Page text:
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 ME  Vol.11 No.9 , September 2020
Green Tax Policy, Environmental Decentralization and Energy Consumption: Evidence from China
Abstract: China’s huge energy consumption has caused a series of environmental problems, and taxation is an effective way of regulating energy use. Green tax policy can be divided into narrow sense and broad sense according to its circumscription. Studying the impact of different ranges of green taxation policies on energy consumption is of great significance for improving taxation policies to reduce energy consumption. Based on the government’s responsibility for policy implementation and supervision, it is necessary to introduce local government environmental decentralization to explore the role of government actions in it. Taking the panel data of 30 provinces (cities, districts) in China from 2007 to 2016 as the research sample, using the system GMM model, empirically analyze the impact of broad and narrow green taxation and government environmental decentralization on energy consumption and energy efficiency, the results shows: 1) The narrow green tax policy can significantly reduce energy consumption and promote energy efficiency. 2) Broad green taxation policy can significantly increase energy consumption and reduce energy efficiency. 3) Whether under the broad or narrow green taxation policy, the increase in environmental decentralization of local governments will significantly reduce the amount of energy consumption and improve energy efficiency.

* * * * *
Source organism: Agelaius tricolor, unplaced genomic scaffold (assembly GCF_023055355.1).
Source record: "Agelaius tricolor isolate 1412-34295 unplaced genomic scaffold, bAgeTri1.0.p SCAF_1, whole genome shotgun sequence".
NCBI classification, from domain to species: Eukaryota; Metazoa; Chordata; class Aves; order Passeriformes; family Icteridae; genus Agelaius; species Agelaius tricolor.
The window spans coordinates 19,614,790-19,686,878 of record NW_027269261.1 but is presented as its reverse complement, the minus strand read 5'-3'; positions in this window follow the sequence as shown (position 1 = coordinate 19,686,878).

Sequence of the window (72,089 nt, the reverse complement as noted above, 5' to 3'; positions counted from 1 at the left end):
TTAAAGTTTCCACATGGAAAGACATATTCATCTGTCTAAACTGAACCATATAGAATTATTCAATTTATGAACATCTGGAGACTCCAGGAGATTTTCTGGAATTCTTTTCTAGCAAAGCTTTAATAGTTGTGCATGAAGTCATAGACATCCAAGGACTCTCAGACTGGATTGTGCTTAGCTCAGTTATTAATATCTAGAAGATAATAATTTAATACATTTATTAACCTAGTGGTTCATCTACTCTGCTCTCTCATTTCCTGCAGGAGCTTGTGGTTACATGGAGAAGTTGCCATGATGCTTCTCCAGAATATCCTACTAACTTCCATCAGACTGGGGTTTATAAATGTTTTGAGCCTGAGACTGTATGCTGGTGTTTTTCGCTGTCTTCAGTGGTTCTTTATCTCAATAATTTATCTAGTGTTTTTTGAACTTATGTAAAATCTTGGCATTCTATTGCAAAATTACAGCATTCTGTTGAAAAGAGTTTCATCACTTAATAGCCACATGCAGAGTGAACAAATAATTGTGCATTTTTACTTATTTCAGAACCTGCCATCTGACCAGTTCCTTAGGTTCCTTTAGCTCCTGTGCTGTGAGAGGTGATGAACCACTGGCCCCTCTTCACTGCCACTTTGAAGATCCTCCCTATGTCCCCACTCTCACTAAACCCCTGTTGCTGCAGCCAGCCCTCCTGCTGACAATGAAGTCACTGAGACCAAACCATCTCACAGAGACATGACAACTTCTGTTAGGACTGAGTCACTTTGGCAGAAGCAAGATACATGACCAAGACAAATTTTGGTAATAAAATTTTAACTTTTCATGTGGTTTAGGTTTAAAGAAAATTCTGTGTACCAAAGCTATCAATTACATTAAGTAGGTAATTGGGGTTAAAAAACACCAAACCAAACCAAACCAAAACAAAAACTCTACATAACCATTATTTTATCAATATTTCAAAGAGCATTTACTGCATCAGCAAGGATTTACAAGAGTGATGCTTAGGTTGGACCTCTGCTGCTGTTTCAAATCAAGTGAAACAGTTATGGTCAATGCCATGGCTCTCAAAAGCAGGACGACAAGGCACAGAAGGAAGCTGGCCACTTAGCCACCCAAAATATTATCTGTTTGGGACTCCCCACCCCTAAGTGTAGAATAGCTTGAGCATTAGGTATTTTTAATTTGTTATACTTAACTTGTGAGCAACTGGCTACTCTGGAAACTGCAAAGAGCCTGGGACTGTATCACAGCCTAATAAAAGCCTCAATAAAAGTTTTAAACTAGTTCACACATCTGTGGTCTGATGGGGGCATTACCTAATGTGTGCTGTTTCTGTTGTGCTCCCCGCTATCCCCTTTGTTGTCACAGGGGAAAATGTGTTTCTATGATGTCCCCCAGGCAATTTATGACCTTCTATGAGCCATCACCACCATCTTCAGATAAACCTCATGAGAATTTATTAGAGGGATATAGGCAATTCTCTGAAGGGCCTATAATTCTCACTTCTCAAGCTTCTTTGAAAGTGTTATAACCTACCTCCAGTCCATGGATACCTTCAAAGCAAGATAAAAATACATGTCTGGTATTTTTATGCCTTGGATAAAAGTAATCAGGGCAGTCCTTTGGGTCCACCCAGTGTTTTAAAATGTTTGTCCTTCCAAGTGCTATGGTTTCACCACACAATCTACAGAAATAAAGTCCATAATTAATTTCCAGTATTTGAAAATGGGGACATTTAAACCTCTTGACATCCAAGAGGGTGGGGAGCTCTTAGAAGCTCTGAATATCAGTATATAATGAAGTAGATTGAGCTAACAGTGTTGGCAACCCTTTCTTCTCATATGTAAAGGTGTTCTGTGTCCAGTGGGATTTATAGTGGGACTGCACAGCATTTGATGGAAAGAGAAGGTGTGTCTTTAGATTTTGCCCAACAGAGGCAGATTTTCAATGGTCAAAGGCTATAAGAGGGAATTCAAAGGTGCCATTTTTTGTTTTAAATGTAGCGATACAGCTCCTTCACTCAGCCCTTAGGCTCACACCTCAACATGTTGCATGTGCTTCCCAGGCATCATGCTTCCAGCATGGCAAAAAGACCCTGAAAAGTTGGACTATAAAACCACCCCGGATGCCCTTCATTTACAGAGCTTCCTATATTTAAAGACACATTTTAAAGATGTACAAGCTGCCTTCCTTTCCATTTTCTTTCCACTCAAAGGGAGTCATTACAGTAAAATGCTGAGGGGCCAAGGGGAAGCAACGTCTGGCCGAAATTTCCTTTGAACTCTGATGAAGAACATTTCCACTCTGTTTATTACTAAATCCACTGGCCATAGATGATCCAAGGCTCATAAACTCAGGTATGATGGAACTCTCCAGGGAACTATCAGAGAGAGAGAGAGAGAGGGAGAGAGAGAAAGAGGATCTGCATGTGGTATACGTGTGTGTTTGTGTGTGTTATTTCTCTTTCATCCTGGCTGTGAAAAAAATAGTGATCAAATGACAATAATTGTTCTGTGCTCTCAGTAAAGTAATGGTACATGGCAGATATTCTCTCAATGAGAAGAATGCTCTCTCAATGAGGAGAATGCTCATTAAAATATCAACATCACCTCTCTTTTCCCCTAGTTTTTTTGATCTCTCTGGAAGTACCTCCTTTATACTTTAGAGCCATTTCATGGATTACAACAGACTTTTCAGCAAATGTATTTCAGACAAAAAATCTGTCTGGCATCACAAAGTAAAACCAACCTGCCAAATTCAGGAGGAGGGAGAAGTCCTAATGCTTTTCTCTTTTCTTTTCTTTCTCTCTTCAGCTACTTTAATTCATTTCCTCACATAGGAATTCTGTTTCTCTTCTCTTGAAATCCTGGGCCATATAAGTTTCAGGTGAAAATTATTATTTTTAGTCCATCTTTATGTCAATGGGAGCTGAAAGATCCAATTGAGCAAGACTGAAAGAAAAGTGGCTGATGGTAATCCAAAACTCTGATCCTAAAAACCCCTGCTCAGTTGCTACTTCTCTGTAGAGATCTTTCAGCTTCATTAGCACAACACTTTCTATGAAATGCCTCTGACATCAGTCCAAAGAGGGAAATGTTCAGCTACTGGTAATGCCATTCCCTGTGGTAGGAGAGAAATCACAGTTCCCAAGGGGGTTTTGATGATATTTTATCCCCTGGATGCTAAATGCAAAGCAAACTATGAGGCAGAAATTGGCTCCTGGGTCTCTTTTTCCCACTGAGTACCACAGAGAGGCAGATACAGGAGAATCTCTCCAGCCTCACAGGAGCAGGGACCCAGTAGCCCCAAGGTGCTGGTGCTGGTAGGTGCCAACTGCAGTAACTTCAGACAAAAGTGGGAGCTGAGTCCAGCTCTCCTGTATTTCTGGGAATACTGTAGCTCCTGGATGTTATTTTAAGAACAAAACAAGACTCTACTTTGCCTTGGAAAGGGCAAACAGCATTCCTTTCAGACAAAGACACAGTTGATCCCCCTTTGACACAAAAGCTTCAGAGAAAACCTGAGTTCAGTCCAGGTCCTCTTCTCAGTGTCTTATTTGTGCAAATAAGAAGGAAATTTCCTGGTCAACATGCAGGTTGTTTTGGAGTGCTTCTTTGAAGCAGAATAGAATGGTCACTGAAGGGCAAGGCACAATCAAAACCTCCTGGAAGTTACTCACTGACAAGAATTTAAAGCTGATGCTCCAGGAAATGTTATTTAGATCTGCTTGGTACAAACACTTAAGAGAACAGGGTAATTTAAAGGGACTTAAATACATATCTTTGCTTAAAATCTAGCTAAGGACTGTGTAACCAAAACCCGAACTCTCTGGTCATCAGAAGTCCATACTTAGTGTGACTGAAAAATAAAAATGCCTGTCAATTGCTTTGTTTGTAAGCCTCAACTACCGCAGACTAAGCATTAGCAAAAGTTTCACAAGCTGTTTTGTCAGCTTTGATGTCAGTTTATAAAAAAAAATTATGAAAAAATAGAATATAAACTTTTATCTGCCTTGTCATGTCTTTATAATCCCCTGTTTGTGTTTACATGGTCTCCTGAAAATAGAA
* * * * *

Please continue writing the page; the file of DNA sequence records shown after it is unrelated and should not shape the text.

1. Introduction

There is a very close relationship between energy and environment. Some traditional energy sources, such as coal, new materials, straw and so on, produce a lot of harmful gases and greenhouse gases, which bring about environmental problems such as haze, acid rain and greenhouse effect, causing greatly threaten the living environment of human beings and seriously affect the sustainable development of economic society (WHO, 2015). Since 2011, China has become the world’s largest energy consumer. From 1978 to 2018, China’s total energy consumption has increased by 7.7 times (IEA, 2018). With the rapid growth of energy consumption, some profound problems such as huge energy consumption, imbalance energy consumption structure and low energy efficiency have gradually emerged (Yang & Sun, 2019; Li & Huo, 2010; Zhang & Jiao, 2018; Jiang & Gao, 2013), resulting in energy waste and environmental pollution, which urgently need to be solved. In order to deal with a series of problems brought about by energy consumption, the Chinese government began to strengthen the management of energy and environment. From the first environmental protection conference in China in the 1970s, to the “Interim Measures for the Collection of Pollutant Discharge Fees” in 1982, the White Paper on China’s Energy Policy in 2012, and the strategic thinking of “Energy Revolution” proposed in 2017. In order to achieve safe, stable, economical, and clean energy development, the government constantly issued Intervention policies to encourage using clean energy, improve energy utilization efficiency and reduce pollution emissions.